Micro-finance institutions, through their umbrella Association of Microfinance Institution of Rwanda (AMIR), have unveiled plans to rollout agriculture loans.
Under the arrangement, farmers will be given low interest credit and repay it after harvesting and selling their crops, AMIR officials said.
Jean Desire Usabyimana, a credit director at Umwalimu SACCO, said it is important to support initiatives aimed at increasing crop production, arguing that this will reduce the food import bill.
Jean Damascene Hakuzimana, the advocacy and communication manager at AMIR, said agro-lending was in line with the core objective of the association; helping rural people get out of poverty.
He noted that co-operatives hardly help farmers to access inputs or even sell their produce through the societies that are meant to help them in these areas.
Sixty-six per cent of farmers acquire inputs from traders, while 32.6 per cent get it from co-operatives. About 71 per cent farmers sell their produce to traders and 28.7 market it through co-operatives.
According Innocent Musabyimana, the deputy director in charge of agricultural extension at the Rwanda Agricultural Board, connecting farmers with credit financial institutions is one of the main objectives of the board.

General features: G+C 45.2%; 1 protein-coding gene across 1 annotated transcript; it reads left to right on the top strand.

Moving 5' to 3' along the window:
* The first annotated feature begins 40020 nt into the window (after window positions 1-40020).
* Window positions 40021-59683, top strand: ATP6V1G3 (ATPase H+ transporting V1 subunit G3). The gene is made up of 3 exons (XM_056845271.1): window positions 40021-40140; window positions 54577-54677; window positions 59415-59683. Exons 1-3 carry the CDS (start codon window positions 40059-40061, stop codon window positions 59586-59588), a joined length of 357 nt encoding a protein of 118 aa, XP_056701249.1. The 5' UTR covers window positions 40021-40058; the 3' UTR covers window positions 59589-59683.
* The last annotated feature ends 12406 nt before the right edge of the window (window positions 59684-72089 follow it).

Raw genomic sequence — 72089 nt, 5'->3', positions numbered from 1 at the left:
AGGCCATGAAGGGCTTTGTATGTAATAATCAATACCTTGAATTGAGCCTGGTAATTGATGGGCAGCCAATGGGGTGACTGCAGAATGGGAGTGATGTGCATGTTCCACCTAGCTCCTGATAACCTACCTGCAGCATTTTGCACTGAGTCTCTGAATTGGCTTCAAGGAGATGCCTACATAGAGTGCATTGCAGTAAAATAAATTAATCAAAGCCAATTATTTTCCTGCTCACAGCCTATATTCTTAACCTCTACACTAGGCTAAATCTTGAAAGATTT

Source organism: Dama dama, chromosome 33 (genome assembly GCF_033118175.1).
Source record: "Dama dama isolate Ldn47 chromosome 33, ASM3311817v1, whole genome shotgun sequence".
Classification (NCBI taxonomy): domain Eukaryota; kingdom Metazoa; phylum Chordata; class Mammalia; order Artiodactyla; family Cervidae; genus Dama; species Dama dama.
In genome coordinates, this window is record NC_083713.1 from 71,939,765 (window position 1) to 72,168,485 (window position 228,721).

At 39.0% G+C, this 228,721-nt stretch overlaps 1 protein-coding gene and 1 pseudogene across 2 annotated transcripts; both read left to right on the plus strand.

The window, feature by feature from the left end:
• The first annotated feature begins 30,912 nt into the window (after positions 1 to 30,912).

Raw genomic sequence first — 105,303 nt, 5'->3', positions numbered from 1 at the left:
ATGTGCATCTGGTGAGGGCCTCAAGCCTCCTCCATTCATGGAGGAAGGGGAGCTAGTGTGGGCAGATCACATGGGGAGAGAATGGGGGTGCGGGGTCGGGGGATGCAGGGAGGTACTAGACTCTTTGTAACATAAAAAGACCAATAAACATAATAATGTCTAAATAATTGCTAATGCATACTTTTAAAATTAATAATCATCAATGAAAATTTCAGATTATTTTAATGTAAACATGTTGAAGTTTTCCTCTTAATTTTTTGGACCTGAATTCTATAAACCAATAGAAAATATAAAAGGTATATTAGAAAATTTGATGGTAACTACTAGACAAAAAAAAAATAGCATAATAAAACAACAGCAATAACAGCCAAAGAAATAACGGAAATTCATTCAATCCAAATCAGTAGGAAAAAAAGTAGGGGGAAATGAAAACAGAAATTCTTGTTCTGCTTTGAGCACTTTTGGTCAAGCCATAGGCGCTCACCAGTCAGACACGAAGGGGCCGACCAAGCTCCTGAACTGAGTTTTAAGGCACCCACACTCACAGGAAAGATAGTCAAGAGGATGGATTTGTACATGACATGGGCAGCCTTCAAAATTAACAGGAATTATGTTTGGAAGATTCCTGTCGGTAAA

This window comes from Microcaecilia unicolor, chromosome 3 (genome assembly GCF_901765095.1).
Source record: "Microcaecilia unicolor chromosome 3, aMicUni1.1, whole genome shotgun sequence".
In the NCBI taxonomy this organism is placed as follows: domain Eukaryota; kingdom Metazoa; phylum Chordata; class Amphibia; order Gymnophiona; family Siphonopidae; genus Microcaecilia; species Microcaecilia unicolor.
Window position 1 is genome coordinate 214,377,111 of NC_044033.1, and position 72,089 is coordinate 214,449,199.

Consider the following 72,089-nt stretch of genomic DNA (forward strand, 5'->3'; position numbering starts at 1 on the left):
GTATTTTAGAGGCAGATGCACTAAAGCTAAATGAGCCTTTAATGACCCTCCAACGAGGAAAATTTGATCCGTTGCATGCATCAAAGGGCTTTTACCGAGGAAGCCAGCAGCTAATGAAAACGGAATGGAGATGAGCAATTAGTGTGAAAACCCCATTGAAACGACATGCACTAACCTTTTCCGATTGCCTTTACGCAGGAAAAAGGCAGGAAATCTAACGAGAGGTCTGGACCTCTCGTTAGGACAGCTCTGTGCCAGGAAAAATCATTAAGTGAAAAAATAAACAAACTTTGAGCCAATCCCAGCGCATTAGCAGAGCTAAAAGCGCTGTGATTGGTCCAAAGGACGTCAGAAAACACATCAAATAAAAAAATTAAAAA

“Our objective is to improve crop production through application of inorganic and organic fertilisers and irrigation. It’s therefore, important that we support agro-lending,” Musabyimana said.
Placide Shema, an agro-lending consultant, said many of the challenges in the agro-value chain could be solved with better funding.
“It is, therefore, important that micro-finance institutions assist rural farmers boost their production capacity through agro-lending,” Shema said at a recent meeting of AMIR members in Kigali.
He noted that extending financial services to rural areas will enable farmers become bankable, which will ultimately benefit financial institutions.
“It’s a win-win situation, help the rural farmers get out of poverty through agro-lending and they will boost your business,” he told MFIs.
He, however, advised them to target farmers who deal in fast-growing crops and those with medium to big farming projects.
Commercial banks fear lending to the agriculture sector, arguing it is ‘too risky’.